1. Under Hard Disks, select the device, then select the Partitions tab in the right panel.

    2. Click Add to open the Add Partition wizard.

    3. Under New Partition Type, select Primary Partition, then click Next.

    4. For New Partition Size, specify the desired size of the RAID partition on this disk, then click Next.

    5. Under Formatting Options, select Do not format partition, then select 0xFD Linux RAID from the File system ID drop-down list.

    6. Under Mounting Options, select Do not mount partition, then click Finish.

    7. Repeat these steps until you have defined a RAID partition on the disks you want to use in the RAID 10 device.

  4. Create a RAID 10 device:

    1. Select RAID, then select Add RAID in the right panel to open the Add RAID wizard.

    2. Under RAID Type, select RAID 10 (Mirroring and Striping).

    3. In the Available Devices list, select the desired Linux RAID partitions, then click Add to move them to the Selected Devices list.

    4. (Optional) Click Classify, specify the preferred order of the disks in the RAID array.

      For RAID types where the order of added disks matters, you can specify the order in which the devices will be used to ensure that one half of the array resides on one disk subsystem and the other half of the array resides on a different disk subsystem. For example, if one disk subsystem fails, the system keeps running from the second disk subsystem.

      1. Select each disk in turn and click one of the Class X buttons, where X is the letter you want to assign to the disk. Available classes are A, B, C, D and E but for many cases fewer classes are needed (e.g. only A and B). Assign all available RAID disks this way.

        You can press the Ctrl or Shift key to select multiple devices. You can also right-click a selected device and choose the appropriate class from the context menu.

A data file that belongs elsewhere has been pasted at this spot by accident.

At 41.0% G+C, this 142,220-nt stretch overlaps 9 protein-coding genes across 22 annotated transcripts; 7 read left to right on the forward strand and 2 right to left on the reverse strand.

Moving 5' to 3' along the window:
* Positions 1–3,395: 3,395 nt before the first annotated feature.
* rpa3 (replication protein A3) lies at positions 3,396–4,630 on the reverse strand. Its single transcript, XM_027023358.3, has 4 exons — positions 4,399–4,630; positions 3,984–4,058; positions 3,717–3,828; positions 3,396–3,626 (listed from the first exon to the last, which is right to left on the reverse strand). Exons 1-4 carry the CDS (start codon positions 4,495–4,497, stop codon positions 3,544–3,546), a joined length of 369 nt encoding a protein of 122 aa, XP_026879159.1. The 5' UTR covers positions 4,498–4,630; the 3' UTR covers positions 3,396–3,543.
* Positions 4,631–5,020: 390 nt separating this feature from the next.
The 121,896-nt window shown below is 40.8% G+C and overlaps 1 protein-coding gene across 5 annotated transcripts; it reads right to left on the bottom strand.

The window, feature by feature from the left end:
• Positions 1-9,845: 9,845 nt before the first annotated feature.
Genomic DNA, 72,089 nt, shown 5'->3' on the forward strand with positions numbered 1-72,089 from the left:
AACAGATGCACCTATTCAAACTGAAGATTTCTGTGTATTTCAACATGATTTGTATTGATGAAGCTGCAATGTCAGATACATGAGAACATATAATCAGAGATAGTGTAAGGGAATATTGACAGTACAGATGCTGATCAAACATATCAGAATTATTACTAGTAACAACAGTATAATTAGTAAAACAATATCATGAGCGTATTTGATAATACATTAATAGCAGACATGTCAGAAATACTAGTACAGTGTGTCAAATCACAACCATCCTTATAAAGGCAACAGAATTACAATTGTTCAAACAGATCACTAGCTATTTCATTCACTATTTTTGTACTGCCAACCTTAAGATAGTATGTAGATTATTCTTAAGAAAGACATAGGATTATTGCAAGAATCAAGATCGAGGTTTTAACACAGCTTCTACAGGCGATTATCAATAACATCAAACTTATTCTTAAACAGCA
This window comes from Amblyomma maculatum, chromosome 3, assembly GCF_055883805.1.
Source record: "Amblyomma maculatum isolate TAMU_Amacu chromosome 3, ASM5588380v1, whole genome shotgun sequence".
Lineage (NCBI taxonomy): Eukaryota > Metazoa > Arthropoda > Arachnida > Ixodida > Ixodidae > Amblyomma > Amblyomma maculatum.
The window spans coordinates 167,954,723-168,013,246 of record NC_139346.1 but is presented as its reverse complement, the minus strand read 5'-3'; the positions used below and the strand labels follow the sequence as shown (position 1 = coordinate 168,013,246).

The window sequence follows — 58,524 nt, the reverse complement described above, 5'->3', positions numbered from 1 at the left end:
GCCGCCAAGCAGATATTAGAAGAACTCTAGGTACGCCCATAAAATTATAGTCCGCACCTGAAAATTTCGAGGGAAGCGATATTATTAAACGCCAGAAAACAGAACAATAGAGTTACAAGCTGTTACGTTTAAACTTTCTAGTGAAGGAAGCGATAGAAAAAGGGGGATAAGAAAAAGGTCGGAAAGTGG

2. Specify the order the devices by selecting one of the sorting options:

        Sorted:  Sorts all devices of class A before all devices of class B and so on. For example: AABBCC.

        Interleaved:  Sorts devices by the first device of class A, then first device of class B, then all the following classes with assigned devices. Then the second device of class A, the second device of class B, and so on follows. All devices without a class are sorted to the end of devices list. For example, ABCABC.

        Pattern File:  Select an existing file that contains multiple lines, where each is a regular expression and a class name ("sda.* A"). All devices that match the regular expression are assigned to the specified class for that line. The regular expression is matched against the kernel name (/dev/sda1), the udev path name (/dev/disk/by-path/pci-0000:00:1f.2-scsi-0:0:0:0-part1) and then the udev ID (/dev/disk/by-id/ata-ST3500418AS_9VMN8X8L-part1). The first match made determines the class if a device’s name matches more then one regular expression.

      3. At the bottom of the dialog box, click OK to confirm the order.

    5. Click Next.

    6. Under RAID Options, specify the Chunk Size and Parity Algorithm, then click Next.